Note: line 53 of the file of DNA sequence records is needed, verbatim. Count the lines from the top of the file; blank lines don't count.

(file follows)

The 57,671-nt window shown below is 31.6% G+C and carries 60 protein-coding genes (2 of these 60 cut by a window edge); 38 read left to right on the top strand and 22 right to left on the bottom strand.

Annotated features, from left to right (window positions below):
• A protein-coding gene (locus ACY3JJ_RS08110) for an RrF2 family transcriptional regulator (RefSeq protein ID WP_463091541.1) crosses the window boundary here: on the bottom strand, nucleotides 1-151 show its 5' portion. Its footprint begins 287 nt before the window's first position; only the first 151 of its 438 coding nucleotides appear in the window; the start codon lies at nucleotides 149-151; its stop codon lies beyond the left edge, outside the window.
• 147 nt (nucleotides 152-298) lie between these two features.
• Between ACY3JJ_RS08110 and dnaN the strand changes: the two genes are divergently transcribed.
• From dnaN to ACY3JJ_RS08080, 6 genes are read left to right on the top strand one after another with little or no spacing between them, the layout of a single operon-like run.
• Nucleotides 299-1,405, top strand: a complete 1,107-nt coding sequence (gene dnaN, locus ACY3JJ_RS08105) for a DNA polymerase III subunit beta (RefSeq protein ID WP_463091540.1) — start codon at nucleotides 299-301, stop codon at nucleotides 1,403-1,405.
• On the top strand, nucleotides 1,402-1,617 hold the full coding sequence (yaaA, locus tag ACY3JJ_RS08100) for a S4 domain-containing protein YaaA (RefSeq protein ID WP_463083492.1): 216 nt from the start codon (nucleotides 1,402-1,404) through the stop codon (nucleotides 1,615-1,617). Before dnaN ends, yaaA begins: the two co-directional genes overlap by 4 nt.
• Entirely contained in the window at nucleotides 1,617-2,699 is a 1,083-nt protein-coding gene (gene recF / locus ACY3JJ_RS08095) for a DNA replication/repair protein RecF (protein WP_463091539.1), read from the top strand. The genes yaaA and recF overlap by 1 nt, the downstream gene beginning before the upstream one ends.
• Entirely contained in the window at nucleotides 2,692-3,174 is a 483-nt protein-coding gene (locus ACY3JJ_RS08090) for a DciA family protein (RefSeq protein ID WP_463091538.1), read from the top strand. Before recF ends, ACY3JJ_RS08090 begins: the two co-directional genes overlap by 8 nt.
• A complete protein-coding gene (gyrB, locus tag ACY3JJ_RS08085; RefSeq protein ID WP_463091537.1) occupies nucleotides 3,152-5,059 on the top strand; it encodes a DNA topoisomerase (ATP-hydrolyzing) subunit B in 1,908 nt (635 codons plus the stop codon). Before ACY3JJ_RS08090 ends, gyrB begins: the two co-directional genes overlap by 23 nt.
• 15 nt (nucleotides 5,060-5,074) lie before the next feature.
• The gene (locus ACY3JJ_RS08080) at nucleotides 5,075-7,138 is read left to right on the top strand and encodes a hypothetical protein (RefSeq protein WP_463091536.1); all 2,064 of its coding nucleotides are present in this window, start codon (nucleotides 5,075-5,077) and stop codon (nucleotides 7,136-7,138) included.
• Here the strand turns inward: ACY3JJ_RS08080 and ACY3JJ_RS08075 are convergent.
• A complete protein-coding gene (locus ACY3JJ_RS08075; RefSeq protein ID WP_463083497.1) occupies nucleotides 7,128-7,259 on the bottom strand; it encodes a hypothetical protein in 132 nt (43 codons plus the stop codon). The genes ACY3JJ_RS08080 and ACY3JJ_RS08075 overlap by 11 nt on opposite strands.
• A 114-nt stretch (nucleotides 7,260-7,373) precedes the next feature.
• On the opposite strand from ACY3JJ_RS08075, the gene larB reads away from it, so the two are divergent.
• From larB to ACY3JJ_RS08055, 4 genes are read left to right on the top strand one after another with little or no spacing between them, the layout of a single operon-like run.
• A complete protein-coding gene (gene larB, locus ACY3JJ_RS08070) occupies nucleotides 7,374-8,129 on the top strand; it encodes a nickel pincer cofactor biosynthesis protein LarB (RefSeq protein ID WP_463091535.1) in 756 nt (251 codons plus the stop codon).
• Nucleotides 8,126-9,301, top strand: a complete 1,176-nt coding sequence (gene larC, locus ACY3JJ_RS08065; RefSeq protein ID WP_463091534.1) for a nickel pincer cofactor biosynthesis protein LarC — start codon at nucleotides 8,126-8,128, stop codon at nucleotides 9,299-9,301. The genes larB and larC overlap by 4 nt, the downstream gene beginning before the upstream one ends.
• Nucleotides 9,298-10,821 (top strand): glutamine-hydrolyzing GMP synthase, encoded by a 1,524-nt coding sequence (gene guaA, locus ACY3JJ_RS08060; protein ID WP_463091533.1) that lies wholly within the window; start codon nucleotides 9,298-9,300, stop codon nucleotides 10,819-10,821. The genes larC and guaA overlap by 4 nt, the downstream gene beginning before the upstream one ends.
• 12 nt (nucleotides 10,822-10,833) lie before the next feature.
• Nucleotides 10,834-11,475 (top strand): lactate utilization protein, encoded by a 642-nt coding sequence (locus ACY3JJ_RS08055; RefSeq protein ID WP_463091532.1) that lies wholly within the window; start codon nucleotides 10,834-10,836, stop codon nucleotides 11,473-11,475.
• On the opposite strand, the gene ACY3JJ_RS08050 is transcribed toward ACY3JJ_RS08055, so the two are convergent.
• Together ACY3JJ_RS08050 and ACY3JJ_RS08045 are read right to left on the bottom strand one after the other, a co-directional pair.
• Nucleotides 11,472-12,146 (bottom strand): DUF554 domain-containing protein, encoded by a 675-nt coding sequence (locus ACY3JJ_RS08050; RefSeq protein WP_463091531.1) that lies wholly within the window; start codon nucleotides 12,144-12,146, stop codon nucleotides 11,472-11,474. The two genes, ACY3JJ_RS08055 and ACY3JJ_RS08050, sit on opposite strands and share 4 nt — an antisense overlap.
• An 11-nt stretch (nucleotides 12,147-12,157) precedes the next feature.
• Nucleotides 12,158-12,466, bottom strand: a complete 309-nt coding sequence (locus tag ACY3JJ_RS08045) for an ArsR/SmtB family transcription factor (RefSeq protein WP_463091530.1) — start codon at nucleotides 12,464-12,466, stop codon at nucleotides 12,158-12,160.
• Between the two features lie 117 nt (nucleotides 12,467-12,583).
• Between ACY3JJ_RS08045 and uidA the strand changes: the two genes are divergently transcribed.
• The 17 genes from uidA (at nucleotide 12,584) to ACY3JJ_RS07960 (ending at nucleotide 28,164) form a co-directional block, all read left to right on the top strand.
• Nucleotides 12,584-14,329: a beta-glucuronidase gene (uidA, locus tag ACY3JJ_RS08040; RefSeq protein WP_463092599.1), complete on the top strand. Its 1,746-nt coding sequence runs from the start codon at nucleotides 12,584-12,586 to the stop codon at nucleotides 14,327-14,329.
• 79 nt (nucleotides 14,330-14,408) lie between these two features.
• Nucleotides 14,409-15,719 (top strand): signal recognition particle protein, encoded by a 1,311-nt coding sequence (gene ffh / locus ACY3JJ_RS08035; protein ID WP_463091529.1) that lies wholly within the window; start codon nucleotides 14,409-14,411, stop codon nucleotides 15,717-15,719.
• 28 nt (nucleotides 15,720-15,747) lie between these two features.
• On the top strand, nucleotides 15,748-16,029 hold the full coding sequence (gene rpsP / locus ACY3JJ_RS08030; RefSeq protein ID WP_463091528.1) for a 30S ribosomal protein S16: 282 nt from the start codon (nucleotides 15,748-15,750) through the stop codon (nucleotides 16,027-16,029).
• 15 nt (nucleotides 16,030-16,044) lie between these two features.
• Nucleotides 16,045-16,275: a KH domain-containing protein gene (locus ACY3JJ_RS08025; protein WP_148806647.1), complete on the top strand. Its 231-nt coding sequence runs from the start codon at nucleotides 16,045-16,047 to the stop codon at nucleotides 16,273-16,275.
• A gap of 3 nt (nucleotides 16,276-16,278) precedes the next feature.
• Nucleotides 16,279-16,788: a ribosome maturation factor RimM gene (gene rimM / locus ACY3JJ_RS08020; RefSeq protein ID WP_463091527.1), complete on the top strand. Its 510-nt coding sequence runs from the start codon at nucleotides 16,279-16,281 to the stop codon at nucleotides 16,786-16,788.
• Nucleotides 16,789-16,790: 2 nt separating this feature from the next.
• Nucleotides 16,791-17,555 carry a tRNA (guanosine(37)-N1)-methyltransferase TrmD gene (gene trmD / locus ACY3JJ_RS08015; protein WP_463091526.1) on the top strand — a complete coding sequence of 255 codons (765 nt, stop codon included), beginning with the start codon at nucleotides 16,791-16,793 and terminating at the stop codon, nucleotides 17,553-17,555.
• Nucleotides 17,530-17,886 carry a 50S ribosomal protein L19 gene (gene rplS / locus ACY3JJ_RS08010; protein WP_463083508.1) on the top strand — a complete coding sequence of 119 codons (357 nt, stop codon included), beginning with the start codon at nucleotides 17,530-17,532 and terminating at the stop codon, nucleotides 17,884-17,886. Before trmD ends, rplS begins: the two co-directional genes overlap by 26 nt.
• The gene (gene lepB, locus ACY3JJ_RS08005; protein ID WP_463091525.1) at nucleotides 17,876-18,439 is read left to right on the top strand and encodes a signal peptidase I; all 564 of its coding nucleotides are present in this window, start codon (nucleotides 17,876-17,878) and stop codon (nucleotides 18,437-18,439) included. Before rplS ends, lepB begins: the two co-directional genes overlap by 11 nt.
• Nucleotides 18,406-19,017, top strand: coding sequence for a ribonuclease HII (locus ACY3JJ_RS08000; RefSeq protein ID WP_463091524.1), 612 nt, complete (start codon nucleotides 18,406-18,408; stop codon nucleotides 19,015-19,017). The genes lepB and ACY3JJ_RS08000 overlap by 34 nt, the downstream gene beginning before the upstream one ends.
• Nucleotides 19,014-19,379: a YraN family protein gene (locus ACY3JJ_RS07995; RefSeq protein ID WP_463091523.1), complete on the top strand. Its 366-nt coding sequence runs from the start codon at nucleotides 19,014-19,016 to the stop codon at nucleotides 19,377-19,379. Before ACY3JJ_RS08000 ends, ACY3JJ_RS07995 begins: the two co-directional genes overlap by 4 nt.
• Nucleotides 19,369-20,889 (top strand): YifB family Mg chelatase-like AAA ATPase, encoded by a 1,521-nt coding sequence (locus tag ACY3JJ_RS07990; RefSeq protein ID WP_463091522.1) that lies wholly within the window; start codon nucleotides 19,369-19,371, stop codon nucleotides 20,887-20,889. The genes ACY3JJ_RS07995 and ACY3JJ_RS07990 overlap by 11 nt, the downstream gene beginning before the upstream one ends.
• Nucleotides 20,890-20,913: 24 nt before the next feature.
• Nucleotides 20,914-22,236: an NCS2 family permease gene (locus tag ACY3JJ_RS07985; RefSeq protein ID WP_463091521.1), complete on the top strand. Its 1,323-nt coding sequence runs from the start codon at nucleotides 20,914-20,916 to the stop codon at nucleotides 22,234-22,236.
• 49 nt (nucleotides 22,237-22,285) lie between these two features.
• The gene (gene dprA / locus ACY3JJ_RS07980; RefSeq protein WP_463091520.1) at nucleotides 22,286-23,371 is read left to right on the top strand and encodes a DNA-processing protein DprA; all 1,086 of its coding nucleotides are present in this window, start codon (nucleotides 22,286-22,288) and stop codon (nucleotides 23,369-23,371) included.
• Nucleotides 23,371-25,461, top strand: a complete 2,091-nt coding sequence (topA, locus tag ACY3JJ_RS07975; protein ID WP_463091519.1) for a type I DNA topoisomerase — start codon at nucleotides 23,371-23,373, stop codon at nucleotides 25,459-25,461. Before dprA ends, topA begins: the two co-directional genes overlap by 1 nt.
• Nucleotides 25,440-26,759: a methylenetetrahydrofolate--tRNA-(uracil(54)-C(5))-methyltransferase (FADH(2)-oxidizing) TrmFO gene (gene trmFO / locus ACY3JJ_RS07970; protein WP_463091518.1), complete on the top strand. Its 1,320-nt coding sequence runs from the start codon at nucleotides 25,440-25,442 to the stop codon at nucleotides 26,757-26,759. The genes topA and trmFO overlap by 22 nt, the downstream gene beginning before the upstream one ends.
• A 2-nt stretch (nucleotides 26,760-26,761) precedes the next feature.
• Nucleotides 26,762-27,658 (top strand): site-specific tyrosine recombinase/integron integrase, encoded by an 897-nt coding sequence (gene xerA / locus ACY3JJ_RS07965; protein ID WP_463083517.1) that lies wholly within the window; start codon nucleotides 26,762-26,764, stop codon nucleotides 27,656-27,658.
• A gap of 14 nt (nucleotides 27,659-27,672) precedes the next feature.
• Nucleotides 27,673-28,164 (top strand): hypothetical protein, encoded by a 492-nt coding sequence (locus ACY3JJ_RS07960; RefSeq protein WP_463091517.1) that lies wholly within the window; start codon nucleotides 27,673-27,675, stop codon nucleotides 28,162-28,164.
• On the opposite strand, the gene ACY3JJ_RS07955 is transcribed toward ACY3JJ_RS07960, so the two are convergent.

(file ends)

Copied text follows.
• Nucleotides 25,440-26,759: a methylenetetrahydrofolate--tRNA-(uracil(54)-C(5))-methyltransferase (FADH(2)-oxidizing) TrmFO gene (gene trmFO / locus ACY3JJ_RS07970; protein WP_463091518.1), complete on the top strand. Its 1,320-nt coding sequence runs from the start codon at nucleotides 25,440-25,442 to the stop codon at nucleotides 26,757-26,759. The genes topA and trmFO overlap by 22 nt, the downstream gene beginning before the upstream one ends.